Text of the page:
If the police weren't the ones who leaked the information, then it had to be someone from within the Sumo Association...someone like say a director...with an agenda. Perhaps it's a newly-elected director who has these sweeping ideas and obviously wants full power, and so he leaks devastating information that paints the old guard as this inept, out-of-touch group that needs to be removed for the good of the sport. I wouldn't put it past Takanohana to have played some sort of role in all of this, but the contradiction there is why would he allow two of his avid supporters to take such strong hits in Otake-oyakata (expelled altogether) and Onomatsu-oyakata (shit-listed as the go-between stable in the gambling scandal)?

I really don't have an opinion one way or the other. What I do know, however, is that someone with a serious agenda is behind all of this, and hopefully we find out someday. At least we still have the pachinko parlors to keep us busy in between tournaments because nothing turns on my gal like a new stuffed animal.

And speaking of the basho, I better get to the damage before the Aki basho banzuke is released.

Is there a record in the books that Yokozuna Hakuho is not in danger of breaking? At 47 consecutive wins, he only needs one more zensho yusho in Aki and then a perfect week 1 in Kyushu to surpass what was once considered an unbreakable record. At 15 career yusho, Hakuho only needs four yusho per year the next four years to tie Chiyonofuji's 31. If he can go 5-5-4-4 (and there's NOTHING right now to suggest he won't), he surpasses Taiho's 32 as early as 2014. He already owns the mark for consecutive zensho yusho in the modern era and most wins in a calendar year, so that leaves consecutive yusho currently held by Asashoryu at 7. Without a serious injury in the cards, it's tough to conjure up a scenario explaining how this won't come to pass because none of the current sekitori are capable of putting a stop to it.

The close calls he experienced in Nagoya are just part of the game, and even if he does end up losing a bout here and there, how is he not going to yusho with the runner-ups only able to manage 11-4 records? I know a lot of people pray for parity in sumo because they think it would result in interesting yusho races. Well, we have a LOT of parity in sumo these days. The only problem is there's one guy so far ahead of the status quo that the yusho has become inconsequential in sumo. Parity is horrible for sumo, and the only thing holding this together is the possibility of the aforementioned records getting broken.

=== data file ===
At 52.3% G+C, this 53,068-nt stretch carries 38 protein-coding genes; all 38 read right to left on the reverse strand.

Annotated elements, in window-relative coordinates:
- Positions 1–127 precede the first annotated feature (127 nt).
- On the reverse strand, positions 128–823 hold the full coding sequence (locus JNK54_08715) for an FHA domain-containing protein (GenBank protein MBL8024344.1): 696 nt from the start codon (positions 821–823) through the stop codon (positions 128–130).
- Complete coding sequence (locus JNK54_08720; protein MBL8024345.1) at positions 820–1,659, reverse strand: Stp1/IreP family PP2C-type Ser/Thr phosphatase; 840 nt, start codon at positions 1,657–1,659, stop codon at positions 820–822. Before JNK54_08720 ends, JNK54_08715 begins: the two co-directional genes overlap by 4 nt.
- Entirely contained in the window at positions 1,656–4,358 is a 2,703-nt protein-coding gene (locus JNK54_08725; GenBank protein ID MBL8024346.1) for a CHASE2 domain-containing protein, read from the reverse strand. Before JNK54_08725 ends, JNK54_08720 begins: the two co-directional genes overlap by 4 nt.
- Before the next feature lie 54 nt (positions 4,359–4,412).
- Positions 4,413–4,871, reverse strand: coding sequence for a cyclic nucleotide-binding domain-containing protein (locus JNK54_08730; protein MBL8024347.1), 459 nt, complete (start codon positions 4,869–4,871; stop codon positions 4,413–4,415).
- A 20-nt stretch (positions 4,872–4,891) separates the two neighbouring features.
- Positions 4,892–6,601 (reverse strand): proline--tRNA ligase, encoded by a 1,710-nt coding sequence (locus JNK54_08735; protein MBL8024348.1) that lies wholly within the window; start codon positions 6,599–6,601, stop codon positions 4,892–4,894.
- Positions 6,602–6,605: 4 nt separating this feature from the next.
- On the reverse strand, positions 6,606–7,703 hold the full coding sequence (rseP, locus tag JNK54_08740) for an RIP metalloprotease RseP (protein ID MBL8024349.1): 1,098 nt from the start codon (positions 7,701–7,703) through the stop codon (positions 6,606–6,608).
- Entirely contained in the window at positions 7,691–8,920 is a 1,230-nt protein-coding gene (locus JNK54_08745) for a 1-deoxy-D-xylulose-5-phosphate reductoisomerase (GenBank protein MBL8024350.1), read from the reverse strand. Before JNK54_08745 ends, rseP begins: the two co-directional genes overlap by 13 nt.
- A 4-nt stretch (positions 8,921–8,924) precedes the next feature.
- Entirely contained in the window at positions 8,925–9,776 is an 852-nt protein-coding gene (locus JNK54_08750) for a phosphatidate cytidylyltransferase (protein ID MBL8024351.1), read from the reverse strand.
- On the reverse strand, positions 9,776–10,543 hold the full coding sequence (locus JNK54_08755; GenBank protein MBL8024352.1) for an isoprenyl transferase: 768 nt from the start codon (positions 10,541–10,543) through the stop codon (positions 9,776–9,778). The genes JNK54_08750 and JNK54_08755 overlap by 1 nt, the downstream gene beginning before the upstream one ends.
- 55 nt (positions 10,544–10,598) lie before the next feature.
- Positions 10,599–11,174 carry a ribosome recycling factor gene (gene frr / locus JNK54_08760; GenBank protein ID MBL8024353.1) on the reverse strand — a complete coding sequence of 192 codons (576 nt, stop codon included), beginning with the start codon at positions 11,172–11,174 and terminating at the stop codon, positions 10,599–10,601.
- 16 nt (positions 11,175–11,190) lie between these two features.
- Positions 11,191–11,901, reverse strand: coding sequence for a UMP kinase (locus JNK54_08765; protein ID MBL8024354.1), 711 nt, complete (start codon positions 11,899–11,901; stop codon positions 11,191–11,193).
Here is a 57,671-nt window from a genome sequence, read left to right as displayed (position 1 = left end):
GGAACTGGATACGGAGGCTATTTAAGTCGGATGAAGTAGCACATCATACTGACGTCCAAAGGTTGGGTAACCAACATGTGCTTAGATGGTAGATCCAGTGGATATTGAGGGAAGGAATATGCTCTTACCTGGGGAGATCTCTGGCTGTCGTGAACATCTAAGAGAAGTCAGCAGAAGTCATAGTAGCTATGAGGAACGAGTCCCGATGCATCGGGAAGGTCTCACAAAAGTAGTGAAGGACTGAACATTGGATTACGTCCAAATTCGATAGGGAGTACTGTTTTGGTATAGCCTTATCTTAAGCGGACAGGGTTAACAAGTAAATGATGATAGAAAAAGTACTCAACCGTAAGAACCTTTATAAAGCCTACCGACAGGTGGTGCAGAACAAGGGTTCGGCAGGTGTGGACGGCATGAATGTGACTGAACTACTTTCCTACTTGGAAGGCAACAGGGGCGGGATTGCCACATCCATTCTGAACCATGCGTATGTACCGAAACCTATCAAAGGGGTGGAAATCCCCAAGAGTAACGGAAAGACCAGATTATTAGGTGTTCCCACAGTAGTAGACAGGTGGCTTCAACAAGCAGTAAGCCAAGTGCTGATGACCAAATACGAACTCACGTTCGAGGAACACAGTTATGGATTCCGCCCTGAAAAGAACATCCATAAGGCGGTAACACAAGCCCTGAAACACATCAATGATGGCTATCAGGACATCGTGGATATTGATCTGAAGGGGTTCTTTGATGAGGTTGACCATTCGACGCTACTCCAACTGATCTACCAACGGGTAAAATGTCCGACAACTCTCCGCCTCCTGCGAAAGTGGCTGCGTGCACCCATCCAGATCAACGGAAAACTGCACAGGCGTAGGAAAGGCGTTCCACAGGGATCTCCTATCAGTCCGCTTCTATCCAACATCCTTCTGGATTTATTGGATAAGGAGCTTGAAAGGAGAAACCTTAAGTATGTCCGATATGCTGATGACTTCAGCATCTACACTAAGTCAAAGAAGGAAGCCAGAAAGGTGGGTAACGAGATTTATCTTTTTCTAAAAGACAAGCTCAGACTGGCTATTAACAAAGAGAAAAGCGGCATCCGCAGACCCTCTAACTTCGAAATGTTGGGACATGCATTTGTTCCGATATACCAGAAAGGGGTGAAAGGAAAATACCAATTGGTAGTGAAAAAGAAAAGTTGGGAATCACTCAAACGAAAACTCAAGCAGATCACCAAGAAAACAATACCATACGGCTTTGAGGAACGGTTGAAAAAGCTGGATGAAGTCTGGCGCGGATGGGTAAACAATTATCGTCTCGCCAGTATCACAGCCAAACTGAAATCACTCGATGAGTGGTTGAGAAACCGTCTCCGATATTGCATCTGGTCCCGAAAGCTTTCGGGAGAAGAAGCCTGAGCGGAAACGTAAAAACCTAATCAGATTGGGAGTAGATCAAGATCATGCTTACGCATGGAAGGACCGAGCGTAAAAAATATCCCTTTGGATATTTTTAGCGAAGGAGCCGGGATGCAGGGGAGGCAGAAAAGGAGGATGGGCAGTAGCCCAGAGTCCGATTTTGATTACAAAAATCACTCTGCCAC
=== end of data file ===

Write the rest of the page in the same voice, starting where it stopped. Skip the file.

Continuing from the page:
In the Ozeki ranks, Baruto beat one kachi-koshi rikishi...Tokitenku, so no wonder he finished 8-7. Baruto simply had no de-ashi this body, which renders him a big target for rikishi with game. I talked at length during the basho about the Ozeki, so let's keep it short.

Harumafuji's basho was over on day 1 with his loss to Tochiohzan. Then when he lost to Kyokutenho, Kotoshogiku, and Aran over the next five days, he started to care. He would only lose to Hakuho the rest of the way, but it's so troubling how this Ozeki can't dominate the rank and file.

To Kotooshu's credit, he kept things interesting the first seven days, but losing to an M6 to get knocked out of the yusho race on day 8? Just goes to show how deep this parity does run in sumo.

Rounding out the Ozeki, Kaio is in serious trouble. After withdrawing with just six wins, the Ozeki must win eight in September or retire. The problem is with so much scrutiny on sumo right now, obvious yaocho cannot be risked. Kaio's in big trouble because these same rank and filers that are beating the other Ozeki can surely beat Kaio as well.